instances the case of a particular duct • And published in the Lancet of 3rd and 10th which is usually undeveloped in man, and February

can be of very little if any use to the

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- one which Sir William, ing of the external organization, if he Gull supposes to be a vestige of the ovipa- could thereby relieve the body of what is rous tribes, and which, when eccentric- in excess of its wants, and, therefore, probally developed, led to the death of a man, ably at least, a superfluous drain upon its otherwise healthy, in whom this superfluity strength. Of course, Sir William Gull had matured. Such superfluous and ec- would be the first to insist on the greatest centrically developed organs he thinks the scientific caution in inaugurating such a surgery of the future may very likely policy; but suppose that such caution had make a practice of reinoving at once in the been observed, and that a study of the young,

when they can be got at without lower animals had triumphantly shown danger to the patient, - and he is inclined that particular organs are as needless to to augur great advantages from this deci- men as long hair, and a much more comsive surgical intervention to remove dan- mon cause of disease, and that they could gerous superfluities. Nay, if we under- be easily removed without danger or any stand Sir William Gull rightly, he would go known bad consequences, — would there further, and be at least disposed to expect be any sort of consideration not derivable that if there be, as he apparently thinks from physiological grounds forbidding there are, in the body of men, not only such a policy of surgical “ intervention”? eccentrically, but uniformly developed or- Would it be possible to argue with any gans for which men in their present state plausibility, for instance, that reverence have no use, and which Sir William Gull for the body, as a divine work, should forwould regard as “relicts of our ancestral bid us from this pruning away anything relations,"

," " which may be superfluous and that Nature, and of course God through even injurious to us,” these organs might Nature, insists on giving? be removed in infancy with very great

We cannot think so. For in the first prospects of advantage to the body from place, if there were any such moral veto their loss. We suppose,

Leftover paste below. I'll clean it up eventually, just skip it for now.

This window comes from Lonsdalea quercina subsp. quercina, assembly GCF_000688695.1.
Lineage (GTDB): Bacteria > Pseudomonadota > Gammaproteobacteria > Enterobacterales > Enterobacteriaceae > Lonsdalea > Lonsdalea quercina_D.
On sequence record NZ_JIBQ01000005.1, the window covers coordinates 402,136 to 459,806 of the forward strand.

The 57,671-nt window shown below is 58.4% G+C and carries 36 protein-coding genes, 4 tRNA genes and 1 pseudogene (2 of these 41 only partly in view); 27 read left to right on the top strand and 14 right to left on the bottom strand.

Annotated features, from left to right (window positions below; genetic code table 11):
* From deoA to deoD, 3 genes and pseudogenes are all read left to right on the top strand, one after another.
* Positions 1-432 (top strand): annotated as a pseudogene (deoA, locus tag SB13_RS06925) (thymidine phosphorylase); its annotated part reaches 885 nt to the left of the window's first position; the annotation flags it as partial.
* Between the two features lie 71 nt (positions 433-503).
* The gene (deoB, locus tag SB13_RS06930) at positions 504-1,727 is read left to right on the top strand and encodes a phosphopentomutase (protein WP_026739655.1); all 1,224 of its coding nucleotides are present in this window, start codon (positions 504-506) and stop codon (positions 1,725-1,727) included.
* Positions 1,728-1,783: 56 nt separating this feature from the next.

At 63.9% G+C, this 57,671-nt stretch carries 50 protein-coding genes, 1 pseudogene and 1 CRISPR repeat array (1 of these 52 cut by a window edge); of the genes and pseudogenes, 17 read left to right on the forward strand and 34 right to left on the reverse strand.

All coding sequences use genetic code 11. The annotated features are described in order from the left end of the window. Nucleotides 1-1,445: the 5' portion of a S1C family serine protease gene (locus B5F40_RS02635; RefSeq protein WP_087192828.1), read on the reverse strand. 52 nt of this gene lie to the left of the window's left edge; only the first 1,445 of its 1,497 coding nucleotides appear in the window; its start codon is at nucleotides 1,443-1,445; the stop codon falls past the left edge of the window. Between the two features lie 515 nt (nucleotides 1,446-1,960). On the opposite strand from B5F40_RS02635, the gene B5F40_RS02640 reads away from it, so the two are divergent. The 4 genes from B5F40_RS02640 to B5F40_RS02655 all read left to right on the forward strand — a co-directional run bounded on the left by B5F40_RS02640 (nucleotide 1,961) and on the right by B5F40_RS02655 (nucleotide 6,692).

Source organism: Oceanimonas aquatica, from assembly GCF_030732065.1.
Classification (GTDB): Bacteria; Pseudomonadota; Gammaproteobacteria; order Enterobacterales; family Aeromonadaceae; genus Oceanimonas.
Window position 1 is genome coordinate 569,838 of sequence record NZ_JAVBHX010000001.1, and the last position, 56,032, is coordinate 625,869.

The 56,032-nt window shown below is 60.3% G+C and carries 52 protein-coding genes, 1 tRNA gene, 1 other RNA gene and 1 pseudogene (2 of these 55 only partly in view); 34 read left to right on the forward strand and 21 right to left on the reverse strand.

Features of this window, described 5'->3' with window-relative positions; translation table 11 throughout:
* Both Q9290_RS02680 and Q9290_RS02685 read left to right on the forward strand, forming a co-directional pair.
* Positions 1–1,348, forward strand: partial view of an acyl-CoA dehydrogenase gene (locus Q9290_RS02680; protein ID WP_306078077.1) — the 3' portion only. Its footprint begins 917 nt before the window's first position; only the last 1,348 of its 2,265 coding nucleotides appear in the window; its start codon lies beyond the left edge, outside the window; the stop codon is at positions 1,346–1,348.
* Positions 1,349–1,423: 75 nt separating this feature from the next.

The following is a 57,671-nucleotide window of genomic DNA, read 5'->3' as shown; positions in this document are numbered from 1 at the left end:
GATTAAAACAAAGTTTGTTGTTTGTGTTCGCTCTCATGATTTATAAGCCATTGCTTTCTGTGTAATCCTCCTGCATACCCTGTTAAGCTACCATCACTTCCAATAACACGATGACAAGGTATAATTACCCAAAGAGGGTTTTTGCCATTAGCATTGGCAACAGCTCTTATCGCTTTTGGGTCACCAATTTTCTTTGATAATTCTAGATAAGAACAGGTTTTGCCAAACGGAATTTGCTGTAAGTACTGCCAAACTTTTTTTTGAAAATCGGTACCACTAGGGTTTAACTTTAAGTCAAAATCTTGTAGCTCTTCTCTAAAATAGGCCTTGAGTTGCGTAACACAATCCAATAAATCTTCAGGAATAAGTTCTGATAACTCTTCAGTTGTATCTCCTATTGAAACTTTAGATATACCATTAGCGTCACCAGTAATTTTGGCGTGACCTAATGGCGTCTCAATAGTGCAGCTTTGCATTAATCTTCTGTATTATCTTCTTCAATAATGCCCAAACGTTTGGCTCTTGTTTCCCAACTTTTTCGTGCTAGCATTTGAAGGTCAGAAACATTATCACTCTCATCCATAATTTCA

for here we are on the dealings of cautious human reason left to conjecture, that Sir William Gull with the body, it would be wrong to cut may refer to such organs, should further and shave the hair, nor is it easy to see investigation find no use for them, as the any real distinction, except a physiological uvula, which so often causes relaxed sore- distinction, between the one intervention throat by its inflammation, — the spleen, and the other. If the protection of the we suppose, even if it were discovered to whole is secured by the sacrifice of a part, be useless to the human body, would be we always and rightly consider the whole, far too closely wrapped up in the body to and not the part; and all we really want be thus easily got rid of, but it is clear is convincing evidence that we are pruning that he contemplates the possibility of such away nothing serviceable to man, — that its real pruning of the body by the surgery of loss is serviceable to him. But then it may the future as would relieve it of some of be said that the best moralists, – Bishop the more accessible of those cumbrous Butler at the head of them, — have always physiological heirlooms which he believes started from the assumption that, in the to be derived from ancestors with different intellectual and moral nature of man at wants from ours." For the surgeons," he least, nothing is superfluous, nothing radisays, “ as I have hinted, a new prospect is cally injurious, – but that evil consists opening. Should advancing knowledge only in the ill-regulation of appetites, passhow that we have parts, or organs, of sions, affections, and capacities, all of which doubtful use, and especially if these equiv. have their appropriate purpose in the menocal parts are liable to disease, what a tal economy of man, though all are capable land of promise for operations !”. That is, of being exaggerated into dangerous exSir William Gull thinks it very likelv that cess or repressed into dangerous deficiency. even of our normal organs some are mere Yet if now we are to assume that specific excrescences on the human body under its organs, uniformly developed in the human present conditions, and if so, are specially body, are absolutely superfluous and even liable to disease, and that surgical inter- injurious, will not the inference be almost vention may prove to be of the greatest inevitable that there is no longer any use in ridding us of them in infancy. As ground to assume that, even in the human almost all physicians support the system mind, each specific principle must have, for of vaccination, which undoubtedly replaces us at least, a divine purpose, the complete the natural state of the organization by suppression of which would be a moral one that is artificially proof again at a par- mutilation? “Revenge," says Lord Bacon, ticular disease ; so Sir William Gull would " is a kind of wild justice,” and Butler has not hesitate to interfere even in the mould- I attempted in one of his very ablest ser